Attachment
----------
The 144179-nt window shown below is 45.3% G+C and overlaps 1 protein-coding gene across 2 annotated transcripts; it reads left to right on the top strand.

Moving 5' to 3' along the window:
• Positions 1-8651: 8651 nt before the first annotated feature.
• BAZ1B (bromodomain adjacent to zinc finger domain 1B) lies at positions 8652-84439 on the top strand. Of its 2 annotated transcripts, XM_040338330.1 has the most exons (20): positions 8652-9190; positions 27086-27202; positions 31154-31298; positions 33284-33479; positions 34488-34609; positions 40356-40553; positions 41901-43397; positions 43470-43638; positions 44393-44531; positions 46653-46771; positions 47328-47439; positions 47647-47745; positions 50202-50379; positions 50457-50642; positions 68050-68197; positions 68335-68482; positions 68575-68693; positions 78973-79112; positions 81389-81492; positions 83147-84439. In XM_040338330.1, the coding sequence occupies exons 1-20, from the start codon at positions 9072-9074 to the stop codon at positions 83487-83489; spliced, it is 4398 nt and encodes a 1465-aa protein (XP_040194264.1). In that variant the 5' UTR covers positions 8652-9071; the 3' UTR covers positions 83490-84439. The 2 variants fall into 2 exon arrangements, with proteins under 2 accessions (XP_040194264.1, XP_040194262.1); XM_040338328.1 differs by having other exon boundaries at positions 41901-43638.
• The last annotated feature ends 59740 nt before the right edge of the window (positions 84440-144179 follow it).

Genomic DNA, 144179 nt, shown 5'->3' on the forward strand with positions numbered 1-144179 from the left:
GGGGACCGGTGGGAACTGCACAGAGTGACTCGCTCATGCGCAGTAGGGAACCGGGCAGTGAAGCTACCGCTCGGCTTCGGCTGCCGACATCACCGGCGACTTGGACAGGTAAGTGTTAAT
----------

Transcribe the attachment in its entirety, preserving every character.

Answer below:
The 144179-nt window shown below is 45.3% G+C and overlaps 1 protein-coding gene across 2 annotated transcripts; it reads left to right on the top strand.

Moving 5' to 3' along the window:
• Positions 1-8651: 8651 nt before the first annotated feature.
• BAZ1B (bromodomain adjacent to zinc finger domain 1B) lies at positions 8652-84439 on the top strand. Of its 2 annotated transcripts, XM_040338330.1 has the most exons (20): positions 8652-9190; positions 27086-27202; positions 31154-31298; positions 33284-33479; positions 34488-34609; positions 40356-40553; positions 41901-43397; positions 43470-43638; positions 44393-44531; positions 46653-46771; positions 47328-47439; positions 47647-47745; positions 50202-50379; positions 50457-50642; positions 68050-68197; positions 68335-68482; positions 68575-68693; positions 78973-79112; positions 81389-81492; positions 83147-84439. In XM_040338330.1, the coding sequence occupies exons 1-20, from the start codon at positions 9072-9074 to the stop codon at positions 83487-83489; spliced, it is 4398 nt and encodes a 1465-aa protein (XP_040194264.1). In that variant the 5' UTR covers positions 8652-9071; the 3' UTR covers positions 83490-84439. The 2 variants fall into 2 exon arrangements, with proteins under 2 accessions (XP_040194264.1, XP_040194262.1); XM_040338328.1 differs by having other exon boundaries at positions 41901-43638.
• The last annotated feature ends 59740 nt before the right edge of the window (positions 84440-144179 follow it).

Genomic DNA, 144179 nt, shown 5'->3' on the forward strand with positions numbered 1-144179 from the left:
GGGGACCGGTGGGAACTGCACAGAGTGACTCGCTCATGCGCAGTAGGGAACCGGGCAGTGAAGCTACCGCTCGGCTTCGGCTGCCGACATCACCGGCGACTTGGACAGGTAAGTGTTAAT